The CDC’s statistical method thus counts all maternal deaths, whether there is a live birth or not, but only counts live births to calculate the mortality rate. That’s the kind of thing that would get you a bad grade on your math test. Yet here the matter is far more serious, as the CDC’s method inevitably overstates the chance that a pregnant woman will die. But there’s more.
The pregnancy mortality rate does not reflect the stage of gestation. Many maternal deaths are associated with early miscarriages and ectopic pregnancies. Once an expectant mother passes those early stages, she no longer faces a risk of death at that stage.
obviously, for example, a woman entering her second trimester faces zero risk of a first-trimester death from ectopic pregnancy, yet the undifferentiated pregnancy mortality rate incorporates those first-trimester deaths. . . . [Thus,] it makes no sense to compare abortion mortality with pregnancy mortality throughout pregnancy; the figures would have to be adjusted to subtract out deaths occurring at stages of pregnancy that have already passed. Yet pregnancy mortality statistics do not make this adjustment and thus are not properly comparable to abortion mortality statistics.
Abortion deaths are underreported, perhaps vastly so. As we note, a study in Finland found “an astounding 94% of abortion-associated deaths were not identified from death certificates or cause-of-death registries alone.” As we document from several sources, the same problems plague abortion records in the United States. We just do not know how many women are dying from abortion because their deaths are often not listed as abortion deaths. Our brief observes: “One simply cannot make a fair assessment of abortion deaths without knowing how many there were.”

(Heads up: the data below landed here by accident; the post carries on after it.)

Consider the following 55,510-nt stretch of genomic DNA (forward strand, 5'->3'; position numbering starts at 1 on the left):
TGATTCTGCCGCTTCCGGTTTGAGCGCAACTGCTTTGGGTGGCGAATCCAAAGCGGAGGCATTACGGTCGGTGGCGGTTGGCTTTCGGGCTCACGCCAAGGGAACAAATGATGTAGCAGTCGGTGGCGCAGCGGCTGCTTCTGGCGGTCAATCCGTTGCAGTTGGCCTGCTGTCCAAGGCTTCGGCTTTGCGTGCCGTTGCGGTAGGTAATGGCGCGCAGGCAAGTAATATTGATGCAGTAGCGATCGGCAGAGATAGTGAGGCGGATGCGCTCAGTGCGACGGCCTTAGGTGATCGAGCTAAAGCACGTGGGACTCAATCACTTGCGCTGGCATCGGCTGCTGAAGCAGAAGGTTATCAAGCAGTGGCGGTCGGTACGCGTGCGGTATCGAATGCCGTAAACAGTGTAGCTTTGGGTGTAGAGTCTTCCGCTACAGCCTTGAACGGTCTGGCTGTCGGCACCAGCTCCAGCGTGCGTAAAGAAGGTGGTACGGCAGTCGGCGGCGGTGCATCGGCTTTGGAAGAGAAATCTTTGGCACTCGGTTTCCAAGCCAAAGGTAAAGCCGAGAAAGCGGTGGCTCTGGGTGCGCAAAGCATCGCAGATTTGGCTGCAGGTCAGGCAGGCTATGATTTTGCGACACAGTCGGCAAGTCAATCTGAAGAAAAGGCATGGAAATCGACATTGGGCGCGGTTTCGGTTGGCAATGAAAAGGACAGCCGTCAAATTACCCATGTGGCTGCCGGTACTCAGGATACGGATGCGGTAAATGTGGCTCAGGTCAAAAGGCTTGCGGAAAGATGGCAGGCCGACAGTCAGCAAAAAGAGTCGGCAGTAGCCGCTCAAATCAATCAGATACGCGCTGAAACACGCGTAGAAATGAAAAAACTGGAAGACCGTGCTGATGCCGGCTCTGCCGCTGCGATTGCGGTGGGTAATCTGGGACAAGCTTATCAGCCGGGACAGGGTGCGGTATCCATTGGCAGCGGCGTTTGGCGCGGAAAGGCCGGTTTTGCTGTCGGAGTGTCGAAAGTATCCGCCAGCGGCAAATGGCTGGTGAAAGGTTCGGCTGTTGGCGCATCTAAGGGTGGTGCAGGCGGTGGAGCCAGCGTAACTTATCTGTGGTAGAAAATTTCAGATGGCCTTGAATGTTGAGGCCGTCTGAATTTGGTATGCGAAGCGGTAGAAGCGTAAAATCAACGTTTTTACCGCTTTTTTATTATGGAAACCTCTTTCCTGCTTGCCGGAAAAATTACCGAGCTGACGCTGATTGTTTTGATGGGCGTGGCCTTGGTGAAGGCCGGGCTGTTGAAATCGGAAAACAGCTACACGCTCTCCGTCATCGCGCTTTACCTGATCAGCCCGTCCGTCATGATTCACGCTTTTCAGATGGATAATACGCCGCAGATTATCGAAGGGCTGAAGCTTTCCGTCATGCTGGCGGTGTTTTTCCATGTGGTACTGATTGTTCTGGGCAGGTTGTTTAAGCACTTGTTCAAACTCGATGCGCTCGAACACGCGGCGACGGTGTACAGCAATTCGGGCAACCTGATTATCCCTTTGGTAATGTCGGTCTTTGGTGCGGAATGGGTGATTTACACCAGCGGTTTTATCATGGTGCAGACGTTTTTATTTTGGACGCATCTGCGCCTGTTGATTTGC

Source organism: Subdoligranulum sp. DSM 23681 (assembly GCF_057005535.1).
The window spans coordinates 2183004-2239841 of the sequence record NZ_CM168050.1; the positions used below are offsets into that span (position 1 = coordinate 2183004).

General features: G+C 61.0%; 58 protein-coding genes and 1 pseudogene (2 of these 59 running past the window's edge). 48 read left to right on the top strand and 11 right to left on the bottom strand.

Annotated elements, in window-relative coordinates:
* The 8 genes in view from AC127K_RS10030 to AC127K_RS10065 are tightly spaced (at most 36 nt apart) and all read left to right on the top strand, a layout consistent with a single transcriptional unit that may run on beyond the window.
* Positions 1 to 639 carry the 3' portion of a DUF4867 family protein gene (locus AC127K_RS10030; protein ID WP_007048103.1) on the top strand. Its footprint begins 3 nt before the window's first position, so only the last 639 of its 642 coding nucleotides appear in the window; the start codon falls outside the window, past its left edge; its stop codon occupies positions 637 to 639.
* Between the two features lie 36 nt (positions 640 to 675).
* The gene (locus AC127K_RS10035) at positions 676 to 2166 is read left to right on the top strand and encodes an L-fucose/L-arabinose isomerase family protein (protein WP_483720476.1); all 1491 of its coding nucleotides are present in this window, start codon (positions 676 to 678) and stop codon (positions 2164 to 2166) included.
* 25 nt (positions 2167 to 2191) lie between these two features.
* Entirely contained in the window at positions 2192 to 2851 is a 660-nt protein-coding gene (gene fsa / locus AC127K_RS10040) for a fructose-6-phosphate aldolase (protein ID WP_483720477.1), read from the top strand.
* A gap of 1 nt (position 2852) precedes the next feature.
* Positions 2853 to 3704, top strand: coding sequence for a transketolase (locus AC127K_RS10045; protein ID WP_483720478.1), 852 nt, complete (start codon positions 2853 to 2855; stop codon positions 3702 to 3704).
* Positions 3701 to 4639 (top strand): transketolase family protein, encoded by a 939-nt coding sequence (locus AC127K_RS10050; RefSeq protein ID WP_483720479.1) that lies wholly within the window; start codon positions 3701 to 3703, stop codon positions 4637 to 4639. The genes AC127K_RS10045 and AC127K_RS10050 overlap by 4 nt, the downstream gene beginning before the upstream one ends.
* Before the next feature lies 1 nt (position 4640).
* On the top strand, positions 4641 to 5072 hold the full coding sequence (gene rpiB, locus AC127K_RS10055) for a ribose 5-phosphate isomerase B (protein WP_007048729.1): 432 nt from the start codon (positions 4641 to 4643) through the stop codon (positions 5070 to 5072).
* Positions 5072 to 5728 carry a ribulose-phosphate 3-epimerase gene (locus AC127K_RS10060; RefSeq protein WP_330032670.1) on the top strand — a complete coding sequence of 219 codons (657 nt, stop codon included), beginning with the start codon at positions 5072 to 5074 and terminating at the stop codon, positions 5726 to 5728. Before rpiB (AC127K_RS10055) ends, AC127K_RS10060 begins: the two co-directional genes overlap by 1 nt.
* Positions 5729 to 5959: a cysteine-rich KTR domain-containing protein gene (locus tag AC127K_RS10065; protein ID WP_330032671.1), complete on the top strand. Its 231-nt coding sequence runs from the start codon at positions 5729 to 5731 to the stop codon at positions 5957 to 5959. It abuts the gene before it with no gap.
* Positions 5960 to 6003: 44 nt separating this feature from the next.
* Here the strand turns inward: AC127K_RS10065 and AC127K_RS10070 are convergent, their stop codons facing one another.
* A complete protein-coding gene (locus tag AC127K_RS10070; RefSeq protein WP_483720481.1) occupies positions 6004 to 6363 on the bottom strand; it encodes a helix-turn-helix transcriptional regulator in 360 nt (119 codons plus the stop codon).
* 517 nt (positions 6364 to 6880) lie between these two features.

Abortion mortality statistics likely will not include many delayed deaths that result from abortion. Published studies show that women who have abortion have a higher rate of dying from any cause, including suicide and other fatalities, than do women who give birth.
A fair comparison of abortion with continued child-bearing, like a fair comparison of smoking with nonsmoking, would have to take into account not just immediate consequences, but also all other statistically significant increased death risks.
And on top of everything else, we cite study after study attesting to the adverse, sometimes fatal, aftermath of abortion for women.
Plus, there are the eyewitness accounts. Our ACLJ amicus brief lists hundreds of cases of abortion patients being carried off in ambulances across the country, often at rates of three to five dozen or more incidents each year, from 2011-2019. This is just the tip of the iceberg – the few cases where someone witnessed the incident and there was a published account. Planned Parenthood itself conceded, as a federal appeals court noted in a prior case, that more than 200 women must be hospitalized after abortion each year, in Texas alone!
In June Medical, Louisiana is defending modest efforts to set minimum safety standards for abortion providers, to protect the women seeking abortions. No matter one's position on abortion, at least one should support basic safety requirements, especially in light of the serious health hazards we document in our brief.
We urge the Supreme Court to affirm the ruling of the Fifth Circuit, the federal appeals court that upheld the Louisiana abortion regulation. A ruling by the Supreme Court is expected in late June.
You can learn more about this case and our prior brief that successfully urged the Court to take up this case here.